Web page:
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Euro gains after successful Spain debt sale, Reuters

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Spain sold 3.75 billion euros of three bonds at the top of the targeted range, sparking relief among investors, although its cost of borrowing was the highest in 14 years and at levels seen as unsustainable for public finances. France also found demand for its sale of 4.35 billion euros of debt in several maturities.

The euro was up 0.35 percent at $1.3485, nearing Wednesday's one-week high of $1.3533, hit after central banks of the United States, euro zone, Canada, Britain, Japan and Switzerland cut the cost of dollar loans to the banking system.

The euro also rose to a two-week high against the yen, but analysts were not convinced the common currency had much scope for further rallies. Although investors cheered Wednesday's joint central bank action they are worried that the euro zone debt crisis remains unresolved, with little time for politicians to find a solution.

A break above $1.3533 could see the euro rise towards its November 18 high of $1.3614. If it fails to retest Wednesday's high, however, the rally may peter out, while traders said the currency may be influenced by a reportedly large options expiry at $1.3500 later in the day.

"The auction went well, adding support to the euro and adding to yesterday's short-covering rally," said Stephen Gallo, head of market analysis at Schneider Foreign Exchange.

"The scope for gains is limited and I can't see many buyers above $1.3500 before the December 9 summit," he said, adding the $1.3500 to $1.3530 area could be a good entry level to put on modest short positions.

The euro has had some reprieve this week as investors have unwound hefty short positions in the euro, helped by signs that Germany and France are pushing for more rapid fiscal integration among euro zone countries.

Currency speculators increased their net short position in the euro to 85,068 contracts in the week ended November 22, the biggest such net short position since June 2010 and pointing to the potential for some short-covering in the currency. <IMM/FX>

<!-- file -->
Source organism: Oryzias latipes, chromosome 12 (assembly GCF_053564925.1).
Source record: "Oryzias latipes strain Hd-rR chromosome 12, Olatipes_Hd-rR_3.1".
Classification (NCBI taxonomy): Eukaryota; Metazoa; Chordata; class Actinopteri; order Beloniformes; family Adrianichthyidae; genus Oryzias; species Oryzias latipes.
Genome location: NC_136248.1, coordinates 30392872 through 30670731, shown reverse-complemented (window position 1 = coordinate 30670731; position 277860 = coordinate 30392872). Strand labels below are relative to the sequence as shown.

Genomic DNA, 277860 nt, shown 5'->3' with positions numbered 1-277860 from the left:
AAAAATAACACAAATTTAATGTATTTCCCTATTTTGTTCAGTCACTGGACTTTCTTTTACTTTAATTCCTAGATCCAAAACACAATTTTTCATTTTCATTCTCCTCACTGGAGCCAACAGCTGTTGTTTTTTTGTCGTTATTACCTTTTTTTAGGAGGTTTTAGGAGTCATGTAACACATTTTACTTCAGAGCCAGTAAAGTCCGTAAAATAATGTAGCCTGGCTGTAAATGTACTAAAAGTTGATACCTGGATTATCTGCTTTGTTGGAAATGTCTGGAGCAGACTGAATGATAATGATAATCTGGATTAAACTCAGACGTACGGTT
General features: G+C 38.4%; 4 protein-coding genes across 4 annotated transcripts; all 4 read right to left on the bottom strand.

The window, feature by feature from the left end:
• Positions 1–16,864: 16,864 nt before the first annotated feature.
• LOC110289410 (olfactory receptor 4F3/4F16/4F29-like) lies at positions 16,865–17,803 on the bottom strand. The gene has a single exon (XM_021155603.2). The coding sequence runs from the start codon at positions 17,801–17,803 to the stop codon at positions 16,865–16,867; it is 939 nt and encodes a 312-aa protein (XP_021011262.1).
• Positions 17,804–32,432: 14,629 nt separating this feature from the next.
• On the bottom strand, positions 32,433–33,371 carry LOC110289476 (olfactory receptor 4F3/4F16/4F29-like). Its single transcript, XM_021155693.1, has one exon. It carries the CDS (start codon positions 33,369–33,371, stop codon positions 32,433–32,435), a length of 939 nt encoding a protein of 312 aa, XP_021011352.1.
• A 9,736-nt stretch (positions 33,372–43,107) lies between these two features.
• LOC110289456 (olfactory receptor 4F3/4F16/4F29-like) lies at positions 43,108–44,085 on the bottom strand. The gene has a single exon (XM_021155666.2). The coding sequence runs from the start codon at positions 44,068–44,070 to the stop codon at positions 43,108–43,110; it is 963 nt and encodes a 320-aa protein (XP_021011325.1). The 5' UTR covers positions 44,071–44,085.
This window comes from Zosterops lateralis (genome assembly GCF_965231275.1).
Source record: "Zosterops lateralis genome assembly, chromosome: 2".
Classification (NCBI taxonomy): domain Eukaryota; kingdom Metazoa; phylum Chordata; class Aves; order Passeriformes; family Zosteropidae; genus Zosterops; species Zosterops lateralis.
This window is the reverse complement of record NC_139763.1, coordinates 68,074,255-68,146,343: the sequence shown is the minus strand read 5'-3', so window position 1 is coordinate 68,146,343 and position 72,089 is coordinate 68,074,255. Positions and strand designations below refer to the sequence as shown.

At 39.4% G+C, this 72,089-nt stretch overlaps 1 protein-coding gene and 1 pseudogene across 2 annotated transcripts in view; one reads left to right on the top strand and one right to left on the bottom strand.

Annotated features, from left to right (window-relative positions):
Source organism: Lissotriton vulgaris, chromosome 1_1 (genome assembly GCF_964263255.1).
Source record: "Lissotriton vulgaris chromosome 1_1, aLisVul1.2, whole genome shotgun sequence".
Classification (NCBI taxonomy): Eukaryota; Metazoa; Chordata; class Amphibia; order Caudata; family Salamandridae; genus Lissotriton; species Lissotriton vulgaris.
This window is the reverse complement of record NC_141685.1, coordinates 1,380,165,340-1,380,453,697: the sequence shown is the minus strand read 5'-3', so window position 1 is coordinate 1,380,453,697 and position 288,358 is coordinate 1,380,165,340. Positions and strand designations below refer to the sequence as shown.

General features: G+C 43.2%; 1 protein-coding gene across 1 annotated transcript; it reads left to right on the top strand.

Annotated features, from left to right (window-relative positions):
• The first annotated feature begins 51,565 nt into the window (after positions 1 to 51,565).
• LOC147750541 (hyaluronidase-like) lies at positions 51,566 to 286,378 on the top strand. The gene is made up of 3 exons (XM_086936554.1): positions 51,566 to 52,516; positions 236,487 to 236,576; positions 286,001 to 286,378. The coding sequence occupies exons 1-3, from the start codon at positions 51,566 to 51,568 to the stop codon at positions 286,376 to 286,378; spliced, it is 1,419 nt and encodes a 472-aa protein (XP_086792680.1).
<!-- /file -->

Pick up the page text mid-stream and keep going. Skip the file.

"There are such huge short euro/dollar positions that if the markets are able to penetrate resistance levels then the euro might succeed in breaking higher," said Jan Bylov, chief currency analyst at Nordea in Copenhagen.

"But that is the best we can hope for because the action from the central banks will not solve Europe's problems."

European Central Bank President Mario Draghi highlighted the euro zone's fragile outlook, saying downside risks to the economy have increased and that the bank's temporary measures are only limited.


That reinforced a market view that the ECB could cut interest rates and extend its liquidity measures when it meets to decide on monetary policy next week.

"Next week we will have the ECB staff forecasts and we will surely get a substantial downgrade to growth and inflation forecasts," said Jeremy Stretch, head of currency strategy at CIBC World Markets.

"All of which will lead to expectations of a rate cut by the ECB and extension of non-standard measures. The markets will be very frustrated if they don't get that next week."

More important for markets will be whether European leaders are able to agree on a comprehensive solution to tackle the debt crisis at a European Union summit on December 9.

"Expectations are crystallizing that the summit will be make or break time for the euro zone," Schneider FX's Gallo said.

Growth-linked commodity currencies such as the Australian dollar slipped after China's official purchasing managers' index (PMI) showed factory activity shrank in November for the first time in nearly three years and growing expectations of another rate cut by the Reserve Bank of Australia.

The Australian dollar was down 0.4 percent on the day at $1.0237, having jumped about 2.7 percent on Wednesday to a high of $1.0335.

The U.S. dollar index .DXY was down 0.25 percent at 78.179, though off a low of 77.923 hit on Wednesday.

(additional reporting by Anirban Nag; Editing by Catherine Evans)